AwardWallet receives compensation from advertising partners for links on the blog. Terms Apply to the offers listed on this page. The opinions expressed here are our own and have not been reviewed, provided, or approved by any bank advertiser. Here's our complete list of Advertisers. Stopovers and open-jaws are a great way of increasing the value of points and miles.
You can add extra destinations to award flights, often at no additional cost, allowing you to see and experience new locations without laying down more miles for the privilege. Unfortunately, award routing rules and restrictions vary widely by frequent flyer program, making it difficult for beginners to take advantage of the opportunity.
So, what are stopovers and open-jaws? What they are, how do they work, and a few examples to help clear up any confusion. A stopover occurs when you make an extended stop at another airport while traveling to your ticketed destination. A stopover on a domestic flight is considered to be any scheduled time on the ground longer than 4 hours; an international stopover is a stop of more than 24 hours.
While a stopover is traditionally en route to your destination, each award program has different rules and region classifications for a stopover, which can allow for complex routing if you understand the fine print of the program. One of the most appealing aspects of stopovers is that you can extend the time spent in the stopover city for as long as the program's ticketing allows, typically up to a year. So you can fly from departure point to stopover city, stay for almost a year, and continue along to your ticketed destination.
We've previously covered this topic , but we'll break it down using a quick whiskey analogy? Bringing it back to air travel: All stopovers are layovers, but not all layovers are stopovers. A layover is the time spent between connecting flights. A layover is a short, subhour block of time for domestic travel and subhour block for international travel.
Within that time window, you connect to the next scheduled flight to reach your ticketed destination. A stopover occurs when you exceed that 4 or hour block of time. The difference between a layover and a stopover is the amount of time spent in the connecting city. A round-the-world itinerary boils down to one award ticket that includes a set number of stopovers and must be ticketed in one direction, i.
There are a few different ways of putting together open-jaw itineraries:. Where things really start to spice up is if a program allows you to combine stopovers with one or more open-jaw segments. This adds substantial value to the award as you can add multiple cities to the itinerary, but still only pay a single award fee. Let's say you book a one-way international ticket that has a connection of more than 24 hours.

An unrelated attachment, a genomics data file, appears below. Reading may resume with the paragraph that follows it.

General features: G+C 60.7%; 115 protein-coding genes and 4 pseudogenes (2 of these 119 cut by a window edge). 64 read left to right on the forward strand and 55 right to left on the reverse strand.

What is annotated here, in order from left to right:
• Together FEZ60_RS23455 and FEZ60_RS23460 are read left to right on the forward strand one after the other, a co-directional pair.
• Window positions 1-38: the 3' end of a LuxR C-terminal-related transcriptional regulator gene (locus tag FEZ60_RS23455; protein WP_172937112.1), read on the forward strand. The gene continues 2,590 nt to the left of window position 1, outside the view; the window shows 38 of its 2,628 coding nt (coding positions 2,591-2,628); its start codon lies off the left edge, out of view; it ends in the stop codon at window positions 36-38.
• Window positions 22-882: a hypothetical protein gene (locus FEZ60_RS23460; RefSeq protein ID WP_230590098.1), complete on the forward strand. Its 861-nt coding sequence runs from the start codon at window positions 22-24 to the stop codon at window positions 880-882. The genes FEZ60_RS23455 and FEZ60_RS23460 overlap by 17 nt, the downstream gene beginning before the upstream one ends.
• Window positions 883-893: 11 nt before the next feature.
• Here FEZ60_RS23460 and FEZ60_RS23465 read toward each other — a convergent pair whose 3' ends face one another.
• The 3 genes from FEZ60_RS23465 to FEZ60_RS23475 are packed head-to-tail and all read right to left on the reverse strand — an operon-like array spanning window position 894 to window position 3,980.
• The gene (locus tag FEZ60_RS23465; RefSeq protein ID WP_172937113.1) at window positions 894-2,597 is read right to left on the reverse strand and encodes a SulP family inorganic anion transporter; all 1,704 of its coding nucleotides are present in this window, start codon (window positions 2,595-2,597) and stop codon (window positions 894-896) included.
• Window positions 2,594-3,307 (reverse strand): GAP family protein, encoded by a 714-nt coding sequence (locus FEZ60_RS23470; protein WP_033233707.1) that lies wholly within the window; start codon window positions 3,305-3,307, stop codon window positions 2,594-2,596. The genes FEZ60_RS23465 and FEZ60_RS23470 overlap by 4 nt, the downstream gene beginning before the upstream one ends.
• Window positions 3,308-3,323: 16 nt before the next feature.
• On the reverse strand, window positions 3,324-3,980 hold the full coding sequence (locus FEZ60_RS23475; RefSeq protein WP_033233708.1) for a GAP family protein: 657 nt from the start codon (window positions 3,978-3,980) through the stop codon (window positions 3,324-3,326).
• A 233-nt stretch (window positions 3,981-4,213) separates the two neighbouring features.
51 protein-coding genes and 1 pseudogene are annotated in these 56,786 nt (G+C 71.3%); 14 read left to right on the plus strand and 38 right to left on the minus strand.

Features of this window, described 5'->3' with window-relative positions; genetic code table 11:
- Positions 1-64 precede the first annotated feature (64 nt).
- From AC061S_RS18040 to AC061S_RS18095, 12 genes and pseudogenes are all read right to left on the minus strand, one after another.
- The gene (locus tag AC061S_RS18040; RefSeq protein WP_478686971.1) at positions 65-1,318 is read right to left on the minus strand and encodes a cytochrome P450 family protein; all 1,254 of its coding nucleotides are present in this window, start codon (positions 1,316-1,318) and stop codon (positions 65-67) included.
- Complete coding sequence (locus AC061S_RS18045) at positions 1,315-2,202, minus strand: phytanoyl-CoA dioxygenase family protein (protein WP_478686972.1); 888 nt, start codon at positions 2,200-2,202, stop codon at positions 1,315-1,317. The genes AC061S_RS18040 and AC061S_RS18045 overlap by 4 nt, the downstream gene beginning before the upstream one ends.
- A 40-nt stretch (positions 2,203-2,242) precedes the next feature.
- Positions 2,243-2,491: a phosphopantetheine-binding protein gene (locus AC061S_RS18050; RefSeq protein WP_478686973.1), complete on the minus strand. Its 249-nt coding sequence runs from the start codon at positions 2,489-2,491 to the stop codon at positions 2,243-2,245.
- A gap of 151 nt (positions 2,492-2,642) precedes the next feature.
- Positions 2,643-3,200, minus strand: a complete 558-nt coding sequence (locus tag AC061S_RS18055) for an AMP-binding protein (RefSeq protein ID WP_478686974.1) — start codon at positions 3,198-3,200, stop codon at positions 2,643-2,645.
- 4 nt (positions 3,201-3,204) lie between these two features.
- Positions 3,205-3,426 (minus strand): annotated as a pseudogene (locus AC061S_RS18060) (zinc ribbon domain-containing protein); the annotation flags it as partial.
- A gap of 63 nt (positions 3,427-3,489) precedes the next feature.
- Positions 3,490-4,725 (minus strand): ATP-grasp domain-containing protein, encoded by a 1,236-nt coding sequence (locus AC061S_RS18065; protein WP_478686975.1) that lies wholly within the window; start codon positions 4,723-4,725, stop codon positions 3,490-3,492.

If the program whose miles you used to book the ticket doesn't allow a stopover, you'll be charged for each trip separately. For example, if you book a flight from New York to Paris and Madrid using American miles, you'll pay the one-way rate from New York to Paris 30, miles in economy and then you'll pay the one-way rate from Paris to Madrid 12, miles in economy.
The secret of maximizing stopovers is to book your ticket using miles that will let you pay 30, for both flights together using a stopover. We're not going to dig into the stopover and open-jaw policies of every carrier.
Until changes to the program, you could also book a stopover with Flying Blue miles, but in an unannounced change to their award policy, they changed the rules and stopovers are no longer permitted. Of the programs listed, Asiana, JAL, and Cathay Pacific have some of the most generous routing restrictions, but can be tricky to navigate. Alaska will allow you to book a stopover on one-way awards, a rarity for U. ANA operates a fantastic award chart with some of the best value business awards across the Pacific into Asia at 75K round-trip in business off-peak.
It's worth noting that ANA routing rules differ depending on the carrier you fly and your departure point, something we cover in more detail in our ANA sweet spots post. Also, the price you'll pay in miles fluctuates throughout the year as ANA's prices change. It can add an enormous amount of value to your miles and allows you to visit multiple destinations on just one award ticket. The comments on this page are not provided, reviewed, or otherwise approved by the bank advertiser.